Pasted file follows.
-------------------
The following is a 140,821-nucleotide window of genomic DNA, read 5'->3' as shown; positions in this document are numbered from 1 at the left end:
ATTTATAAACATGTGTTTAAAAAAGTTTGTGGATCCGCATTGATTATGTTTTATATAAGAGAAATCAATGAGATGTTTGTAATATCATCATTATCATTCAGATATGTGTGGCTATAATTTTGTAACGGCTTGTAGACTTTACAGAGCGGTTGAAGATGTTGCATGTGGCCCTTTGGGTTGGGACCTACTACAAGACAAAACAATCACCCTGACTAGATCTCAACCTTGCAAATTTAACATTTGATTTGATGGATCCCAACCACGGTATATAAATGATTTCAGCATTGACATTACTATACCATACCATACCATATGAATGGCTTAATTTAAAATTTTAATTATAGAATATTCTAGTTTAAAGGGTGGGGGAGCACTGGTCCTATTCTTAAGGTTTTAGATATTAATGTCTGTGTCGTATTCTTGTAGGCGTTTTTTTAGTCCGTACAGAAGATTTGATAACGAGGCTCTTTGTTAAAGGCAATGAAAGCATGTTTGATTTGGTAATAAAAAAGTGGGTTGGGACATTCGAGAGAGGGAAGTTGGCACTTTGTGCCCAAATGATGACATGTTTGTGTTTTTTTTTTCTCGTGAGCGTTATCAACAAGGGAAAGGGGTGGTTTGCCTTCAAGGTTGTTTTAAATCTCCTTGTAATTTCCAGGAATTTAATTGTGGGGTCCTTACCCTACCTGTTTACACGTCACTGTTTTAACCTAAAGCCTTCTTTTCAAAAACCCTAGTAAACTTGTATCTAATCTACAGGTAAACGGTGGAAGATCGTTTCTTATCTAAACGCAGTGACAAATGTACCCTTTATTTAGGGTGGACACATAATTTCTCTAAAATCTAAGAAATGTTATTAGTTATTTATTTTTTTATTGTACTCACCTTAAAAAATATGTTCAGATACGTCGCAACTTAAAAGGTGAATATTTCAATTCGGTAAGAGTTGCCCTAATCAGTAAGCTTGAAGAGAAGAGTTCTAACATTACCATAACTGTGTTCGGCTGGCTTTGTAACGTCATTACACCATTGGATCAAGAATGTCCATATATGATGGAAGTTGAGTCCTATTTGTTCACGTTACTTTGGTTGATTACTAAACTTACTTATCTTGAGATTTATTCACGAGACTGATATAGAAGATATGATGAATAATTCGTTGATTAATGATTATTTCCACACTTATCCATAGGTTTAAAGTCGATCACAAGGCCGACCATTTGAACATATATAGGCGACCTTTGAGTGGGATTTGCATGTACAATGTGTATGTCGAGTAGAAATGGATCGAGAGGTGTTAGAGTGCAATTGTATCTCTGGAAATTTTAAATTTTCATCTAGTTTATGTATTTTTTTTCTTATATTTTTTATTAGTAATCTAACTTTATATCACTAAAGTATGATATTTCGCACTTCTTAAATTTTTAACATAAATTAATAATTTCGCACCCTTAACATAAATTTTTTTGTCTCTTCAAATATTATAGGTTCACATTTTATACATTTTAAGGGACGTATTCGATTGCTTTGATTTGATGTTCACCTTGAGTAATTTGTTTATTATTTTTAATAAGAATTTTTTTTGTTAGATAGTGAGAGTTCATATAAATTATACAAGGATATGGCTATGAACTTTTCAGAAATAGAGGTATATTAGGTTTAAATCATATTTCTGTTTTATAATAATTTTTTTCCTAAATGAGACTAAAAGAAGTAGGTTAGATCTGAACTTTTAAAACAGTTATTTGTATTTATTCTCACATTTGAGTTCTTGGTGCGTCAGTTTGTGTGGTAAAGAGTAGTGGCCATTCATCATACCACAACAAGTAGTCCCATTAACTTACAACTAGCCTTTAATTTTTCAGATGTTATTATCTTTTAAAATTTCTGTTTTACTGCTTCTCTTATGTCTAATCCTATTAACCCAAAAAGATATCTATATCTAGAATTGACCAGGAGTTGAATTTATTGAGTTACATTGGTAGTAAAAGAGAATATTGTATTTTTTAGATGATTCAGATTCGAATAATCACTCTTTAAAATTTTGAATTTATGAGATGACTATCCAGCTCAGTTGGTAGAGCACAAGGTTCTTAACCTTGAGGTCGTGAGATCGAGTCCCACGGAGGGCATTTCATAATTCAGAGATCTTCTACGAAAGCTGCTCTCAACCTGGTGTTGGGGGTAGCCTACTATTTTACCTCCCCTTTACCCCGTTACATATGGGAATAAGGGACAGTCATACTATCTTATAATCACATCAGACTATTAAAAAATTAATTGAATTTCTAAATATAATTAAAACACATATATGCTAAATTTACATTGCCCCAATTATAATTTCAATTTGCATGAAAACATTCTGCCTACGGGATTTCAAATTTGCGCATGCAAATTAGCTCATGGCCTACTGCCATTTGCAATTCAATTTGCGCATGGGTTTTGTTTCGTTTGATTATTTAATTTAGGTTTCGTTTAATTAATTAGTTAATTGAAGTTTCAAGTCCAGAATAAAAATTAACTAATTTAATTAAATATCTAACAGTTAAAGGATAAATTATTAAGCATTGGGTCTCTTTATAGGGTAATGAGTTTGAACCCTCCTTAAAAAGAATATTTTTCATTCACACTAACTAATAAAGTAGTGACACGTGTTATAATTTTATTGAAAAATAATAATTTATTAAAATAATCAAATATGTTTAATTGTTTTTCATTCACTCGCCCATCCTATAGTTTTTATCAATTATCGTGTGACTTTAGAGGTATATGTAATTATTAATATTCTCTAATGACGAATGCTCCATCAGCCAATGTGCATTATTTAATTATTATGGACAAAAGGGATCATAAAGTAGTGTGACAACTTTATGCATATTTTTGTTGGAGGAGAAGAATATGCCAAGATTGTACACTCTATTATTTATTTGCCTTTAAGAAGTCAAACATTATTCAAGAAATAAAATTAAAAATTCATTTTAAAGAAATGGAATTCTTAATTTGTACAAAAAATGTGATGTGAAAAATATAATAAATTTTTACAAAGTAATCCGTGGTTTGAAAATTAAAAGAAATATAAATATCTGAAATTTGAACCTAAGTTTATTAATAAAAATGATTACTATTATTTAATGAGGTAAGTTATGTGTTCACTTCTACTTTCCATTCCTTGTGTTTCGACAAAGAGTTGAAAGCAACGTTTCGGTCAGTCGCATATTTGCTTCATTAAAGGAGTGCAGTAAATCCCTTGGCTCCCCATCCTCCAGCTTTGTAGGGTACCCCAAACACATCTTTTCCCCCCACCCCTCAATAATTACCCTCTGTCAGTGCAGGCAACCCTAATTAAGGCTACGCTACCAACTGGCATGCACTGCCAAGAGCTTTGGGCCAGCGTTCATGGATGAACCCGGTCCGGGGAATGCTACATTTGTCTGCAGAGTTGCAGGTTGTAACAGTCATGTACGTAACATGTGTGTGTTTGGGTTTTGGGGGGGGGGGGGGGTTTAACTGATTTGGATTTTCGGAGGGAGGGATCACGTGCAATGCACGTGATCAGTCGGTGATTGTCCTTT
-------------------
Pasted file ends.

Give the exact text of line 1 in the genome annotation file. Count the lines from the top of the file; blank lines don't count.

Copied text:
The following is a 140,821-nucleotide window of genomic DNA, read 5'->3' as shown; positions in this document are numbered from 1 at the left end: